Note: When I wrote the above version of the script, I couldn’t figure out how to capture the white space between the end time and val1, so I was getting output that looked like

      startdate             end date         val1    val2
2015-10-13 07:00:02 2015-10-13 23:59:59 45      1900
2015-10-14 00:00:01 2015-10-14 23:59:59 45      1900
2015-10-15 00:00:01 2015-10-15 23:59:59 45      1900
                    ︙

so I “cheated”, by building the ‘right amount’ of space into the printf command (before the last %s).  But if you change the spacing in your input, the above version of the script will again produce incorrectly aligned columns.  I figured out how to fix it, although it’s a little messy.  Replace the while … dostart_epoch=… lines with:

while read start_date start_time end_date other_data
do
        # $other_data includes end_time and all the following values.
        # Break them apart:
        end_time="${other_data%%[       ]*}"
        other_data="${other_data#"$end_time"}"
        start_epoch=…

where end_time has been removed from the read command, and the characters between the brackets [ and the ] are a space and a tab.  So now other_data contains the spaces before val1.  Then change the printf to

                printf "%s %s %s %s%s\n" "$current_date" "$current_time" "$current_date" "$eod_time" "$other_data"

(note that there is no space between the fourth and fifth %s).  So now you’re done.

  • Thank you G(enious)-Man. Thanks for your effort. I am totally new of shell scripting. I didnt run this query till now. once i run i will let you know the update. once again Thank you G-Man. Regards, Anbu K – AAA Oct 24 '16 at 10:50
  • I got one modification today which is given below, calculate r1= the ratio of timespent 1st day (i.e. end-start on day 1) / totaltime – AAA Oct 24 '16 at 13:11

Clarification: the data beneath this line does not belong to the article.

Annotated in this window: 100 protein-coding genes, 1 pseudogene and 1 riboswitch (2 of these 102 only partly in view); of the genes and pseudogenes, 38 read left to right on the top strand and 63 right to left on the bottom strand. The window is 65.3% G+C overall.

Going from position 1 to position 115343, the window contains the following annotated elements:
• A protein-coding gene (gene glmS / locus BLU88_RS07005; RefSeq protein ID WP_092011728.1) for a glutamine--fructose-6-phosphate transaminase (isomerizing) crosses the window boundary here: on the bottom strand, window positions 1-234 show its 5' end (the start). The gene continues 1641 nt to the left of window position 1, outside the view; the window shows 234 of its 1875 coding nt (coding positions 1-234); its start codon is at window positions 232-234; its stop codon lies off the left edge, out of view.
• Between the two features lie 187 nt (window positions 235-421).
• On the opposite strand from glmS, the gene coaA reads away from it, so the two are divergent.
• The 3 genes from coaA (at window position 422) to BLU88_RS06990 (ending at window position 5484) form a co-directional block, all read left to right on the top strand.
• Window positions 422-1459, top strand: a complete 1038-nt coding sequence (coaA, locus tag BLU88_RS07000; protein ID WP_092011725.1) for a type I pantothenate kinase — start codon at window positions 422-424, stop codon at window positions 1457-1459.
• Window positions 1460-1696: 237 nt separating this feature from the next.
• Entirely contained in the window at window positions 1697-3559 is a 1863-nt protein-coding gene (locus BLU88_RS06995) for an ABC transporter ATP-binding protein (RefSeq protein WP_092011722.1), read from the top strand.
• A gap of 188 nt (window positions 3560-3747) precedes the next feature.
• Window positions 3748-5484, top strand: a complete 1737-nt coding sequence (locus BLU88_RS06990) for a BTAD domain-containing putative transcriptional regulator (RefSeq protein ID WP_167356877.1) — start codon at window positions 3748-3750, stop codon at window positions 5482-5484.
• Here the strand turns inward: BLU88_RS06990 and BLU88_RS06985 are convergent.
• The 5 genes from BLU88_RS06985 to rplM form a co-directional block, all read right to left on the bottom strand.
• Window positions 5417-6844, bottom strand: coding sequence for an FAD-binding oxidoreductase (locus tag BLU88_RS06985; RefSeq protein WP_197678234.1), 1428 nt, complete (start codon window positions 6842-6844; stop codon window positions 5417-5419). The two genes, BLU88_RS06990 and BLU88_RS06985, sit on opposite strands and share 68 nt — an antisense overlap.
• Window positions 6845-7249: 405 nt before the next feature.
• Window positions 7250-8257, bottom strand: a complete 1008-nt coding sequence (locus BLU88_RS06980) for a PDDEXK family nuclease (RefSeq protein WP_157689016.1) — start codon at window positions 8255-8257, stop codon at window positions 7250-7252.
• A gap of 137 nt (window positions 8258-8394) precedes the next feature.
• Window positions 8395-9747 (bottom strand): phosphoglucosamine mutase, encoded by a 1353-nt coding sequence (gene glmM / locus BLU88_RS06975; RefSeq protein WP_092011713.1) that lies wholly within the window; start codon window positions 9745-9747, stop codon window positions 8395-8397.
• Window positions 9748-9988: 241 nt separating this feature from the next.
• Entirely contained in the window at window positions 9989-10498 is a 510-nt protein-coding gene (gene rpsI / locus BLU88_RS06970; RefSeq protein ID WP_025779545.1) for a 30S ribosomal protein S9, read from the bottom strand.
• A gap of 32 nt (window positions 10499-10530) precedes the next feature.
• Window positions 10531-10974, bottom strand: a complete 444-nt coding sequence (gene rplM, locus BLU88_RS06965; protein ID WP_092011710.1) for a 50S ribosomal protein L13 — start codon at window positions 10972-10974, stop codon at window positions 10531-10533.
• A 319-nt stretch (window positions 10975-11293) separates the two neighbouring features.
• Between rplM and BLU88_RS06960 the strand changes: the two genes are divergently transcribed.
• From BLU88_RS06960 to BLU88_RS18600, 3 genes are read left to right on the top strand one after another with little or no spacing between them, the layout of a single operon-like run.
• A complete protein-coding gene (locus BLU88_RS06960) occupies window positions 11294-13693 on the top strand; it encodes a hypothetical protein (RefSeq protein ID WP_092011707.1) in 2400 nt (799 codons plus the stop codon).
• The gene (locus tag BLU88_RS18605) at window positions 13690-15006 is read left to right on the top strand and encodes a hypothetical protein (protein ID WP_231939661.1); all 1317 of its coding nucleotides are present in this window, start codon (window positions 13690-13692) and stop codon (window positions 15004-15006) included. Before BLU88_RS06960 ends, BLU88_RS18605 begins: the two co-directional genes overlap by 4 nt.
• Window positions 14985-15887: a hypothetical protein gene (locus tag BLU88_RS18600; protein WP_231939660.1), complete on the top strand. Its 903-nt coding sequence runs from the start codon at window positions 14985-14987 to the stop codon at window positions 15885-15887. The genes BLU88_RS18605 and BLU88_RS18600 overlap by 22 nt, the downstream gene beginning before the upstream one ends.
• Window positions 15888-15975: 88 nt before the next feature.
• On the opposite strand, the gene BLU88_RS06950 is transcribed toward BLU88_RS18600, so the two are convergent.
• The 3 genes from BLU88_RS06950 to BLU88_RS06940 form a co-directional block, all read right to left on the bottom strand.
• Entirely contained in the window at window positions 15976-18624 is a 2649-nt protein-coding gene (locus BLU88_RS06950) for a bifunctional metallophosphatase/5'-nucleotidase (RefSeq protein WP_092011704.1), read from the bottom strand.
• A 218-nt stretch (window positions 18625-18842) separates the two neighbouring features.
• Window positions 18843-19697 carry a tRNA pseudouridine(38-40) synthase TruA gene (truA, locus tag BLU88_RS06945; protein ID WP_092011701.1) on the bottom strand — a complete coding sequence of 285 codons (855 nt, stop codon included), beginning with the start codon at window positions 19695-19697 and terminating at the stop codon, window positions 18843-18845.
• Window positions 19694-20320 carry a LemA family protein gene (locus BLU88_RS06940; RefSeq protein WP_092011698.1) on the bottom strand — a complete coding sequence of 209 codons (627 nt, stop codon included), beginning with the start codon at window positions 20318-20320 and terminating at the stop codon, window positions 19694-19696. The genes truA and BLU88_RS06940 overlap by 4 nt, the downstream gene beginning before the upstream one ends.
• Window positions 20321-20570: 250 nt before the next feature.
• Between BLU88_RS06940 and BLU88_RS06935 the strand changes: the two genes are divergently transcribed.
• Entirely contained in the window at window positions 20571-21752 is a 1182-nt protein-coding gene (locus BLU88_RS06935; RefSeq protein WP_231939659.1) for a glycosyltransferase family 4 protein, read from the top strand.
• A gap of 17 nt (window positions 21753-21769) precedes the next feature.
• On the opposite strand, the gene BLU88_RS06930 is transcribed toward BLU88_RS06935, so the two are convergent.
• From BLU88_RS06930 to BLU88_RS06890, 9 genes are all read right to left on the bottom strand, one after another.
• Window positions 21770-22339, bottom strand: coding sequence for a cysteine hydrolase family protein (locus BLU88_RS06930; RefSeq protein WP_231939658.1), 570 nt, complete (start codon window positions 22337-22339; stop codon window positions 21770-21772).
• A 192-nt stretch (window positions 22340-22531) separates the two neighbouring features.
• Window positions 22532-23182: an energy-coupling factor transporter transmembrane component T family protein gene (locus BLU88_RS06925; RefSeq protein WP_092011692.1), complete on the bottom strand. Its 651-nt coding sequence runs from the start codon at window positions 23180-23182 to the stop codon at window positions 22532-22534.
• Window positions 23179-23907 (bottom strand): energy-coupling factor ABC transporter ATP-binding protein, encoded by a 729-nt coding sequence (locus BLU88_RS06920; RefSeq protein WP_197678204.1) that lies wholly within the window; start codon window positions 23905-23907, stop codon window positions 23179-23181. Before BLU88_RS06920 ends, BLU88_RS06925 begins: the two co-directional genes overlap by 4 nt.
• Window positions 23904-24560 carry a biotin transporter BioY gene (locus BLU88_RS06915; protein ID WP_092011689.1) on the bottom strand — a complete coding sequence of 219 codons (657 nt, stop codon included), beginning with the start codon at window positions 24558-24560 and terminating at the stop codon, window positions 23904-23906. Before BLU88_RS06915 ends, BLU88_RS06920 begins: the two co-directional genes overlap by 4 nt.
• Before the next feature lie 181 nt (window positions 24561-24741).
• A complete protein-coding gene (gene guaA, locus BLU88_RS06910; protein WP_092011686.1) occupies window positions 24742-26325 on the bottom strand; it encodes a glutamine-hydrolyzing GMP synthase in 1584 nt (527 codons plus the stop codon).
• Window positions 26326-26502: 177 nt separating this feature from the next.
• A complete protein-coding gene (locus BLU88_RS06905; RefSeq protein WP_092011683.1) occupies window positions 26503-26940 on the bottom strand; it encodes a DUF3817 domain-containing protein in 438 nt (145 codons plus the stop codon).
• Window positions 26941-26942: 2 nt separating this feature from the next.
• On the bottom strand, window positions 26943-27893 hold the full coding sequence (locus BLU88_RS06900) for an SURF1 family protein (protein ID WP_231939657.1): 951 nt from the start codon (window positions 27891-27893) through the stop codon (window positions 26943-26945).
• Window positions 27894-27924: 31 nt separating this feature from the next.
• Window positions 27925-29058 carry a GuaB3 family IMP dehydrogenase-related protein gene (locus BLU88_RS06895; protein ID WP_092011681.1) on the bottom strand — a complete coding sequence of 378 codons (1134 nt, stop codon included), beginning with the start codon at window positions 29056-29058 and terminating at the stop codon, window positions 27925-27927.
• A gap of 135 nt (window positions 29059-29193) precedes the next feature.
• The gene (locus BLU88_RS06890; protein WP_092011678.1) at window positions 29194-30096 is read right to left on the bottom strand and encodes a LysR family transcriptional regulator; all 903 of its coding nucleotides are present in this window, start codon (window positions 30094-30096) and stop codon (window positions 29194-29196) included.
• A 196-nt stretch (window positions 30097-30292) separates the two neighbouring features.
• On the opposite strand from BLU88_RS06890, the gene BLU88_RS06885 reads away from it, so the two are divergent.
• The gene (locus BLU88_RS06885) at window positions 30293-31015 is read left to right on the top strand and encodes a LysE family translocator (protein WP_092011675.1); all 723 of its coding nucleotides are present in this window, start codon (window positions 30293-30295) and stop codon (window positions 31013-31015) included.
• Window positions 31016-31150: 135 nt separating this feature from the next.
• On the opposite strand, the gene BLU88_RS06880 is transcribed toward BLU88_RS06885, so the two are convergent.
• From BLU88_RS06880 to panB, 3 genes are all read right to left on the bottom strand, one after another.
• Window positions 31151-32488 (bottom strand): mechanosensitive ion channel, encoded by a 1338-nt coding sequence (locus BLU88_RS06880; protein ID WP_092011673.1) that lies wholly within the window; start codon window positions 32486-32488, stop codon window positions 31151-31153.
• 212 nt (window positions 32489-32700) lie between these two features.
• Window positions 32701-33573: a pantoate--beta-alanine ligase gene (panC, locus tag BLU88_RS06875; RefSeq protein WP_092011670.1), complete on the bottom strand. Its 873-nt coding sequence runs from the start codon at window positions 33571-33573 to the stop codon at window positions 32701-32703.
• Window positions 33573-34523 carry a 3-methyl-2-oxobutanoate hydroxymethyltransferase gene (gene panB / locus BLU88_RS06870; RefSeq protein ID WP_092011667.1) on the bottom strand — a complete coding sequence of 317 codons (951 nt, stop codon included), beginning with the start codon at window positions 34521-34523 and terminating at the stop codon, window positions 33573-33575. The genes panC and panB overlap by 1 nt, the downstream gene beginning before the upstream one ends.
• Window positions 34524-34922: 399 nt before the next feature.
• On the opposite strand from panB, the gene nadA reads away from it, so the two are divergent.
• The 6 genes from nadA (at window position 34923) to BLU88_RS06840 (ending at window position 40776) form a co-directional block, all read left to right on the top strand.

• I got one modification today which is given below, if we split the single row to multiple rows depend upon the date diff. of the start date and end date. then val1 should be calculated by the following formula. val2=1900, val1=45 calculate 1st row val1= the ratio of timespent 1st day (i.e. end-start on day 1) / val2. calculate 2nd row val1= the ratio of timespent 2nd day (i.e. end-start on day 1) / val2. calculate 3rd row val1= the ratio of timespent 3rd day (i.e. end-start on day 1) / val2. till the enddate. please help me to do this @G-Man – AAA Oct 24 '16 at 13:21
  • (1) Thanks for the thanks; you’re welcome. (2) We (at Stack Exchange) typically ask that if you have a new question, you should ask a new question. This seems like a small enough change that I won’t demand that, but I will request that you edit your question to specify the additional features that you want.  Include an example or two. And be clear and unambiguous. (3) Your second and third comments are inconsistent.  The second says “calculate r1=…timespent… / totaltime”, the third says something confusing about “val1= (something) / val2”. … (Cont’d) – G-Man Oct 24 '16 at 17:51
  • (Cont’d) …  If one of them is wrong, you can delete it.  Move your mouse pointer to the end (to the right of your name and the time-of-posting), and a red circle with a white X (like ⓧ) will appear; click on that.  If they’re both right, be sure to explain that in your edit to the question. (4) ”Ping” me again with another “@” message when you’ve done that. (5) The official way to thank somebody who has answered your question is to accept his answer.  When you get a little more reputation, you will also be able to vote up good answers. – G-Man Oct 24 '16 at 17:52
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I'm guessing you are looking to get rid of the top header line. Let's say the function you are getting this input from is called 'timefunc'. You might want to try piping timefunc's output in a cut command like this:

timefunc | cut -d$'\n' -f2

The output is now:

2015-10-13 07:00:02 2015-10-19 00:00:00      45      1900
  • my goal is to split the date.if the date difference of start date and end date is >=1. and do some calculation in val1, val 2 columns. – AAA Oct 22 '16 at 6:36
  • Hi can you tell me how to take a hive table columns as a input for this query. Thanks, AAA – AAA Oct 26 '16 at 6:13
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you can strip the header lines from your output with grep:

inputcmd | grep -v startdate
  • Hi can you tell me how to take a hive table columns as a input for this query. Thanks, AAA – AAA Oct 26 '16 at 6:12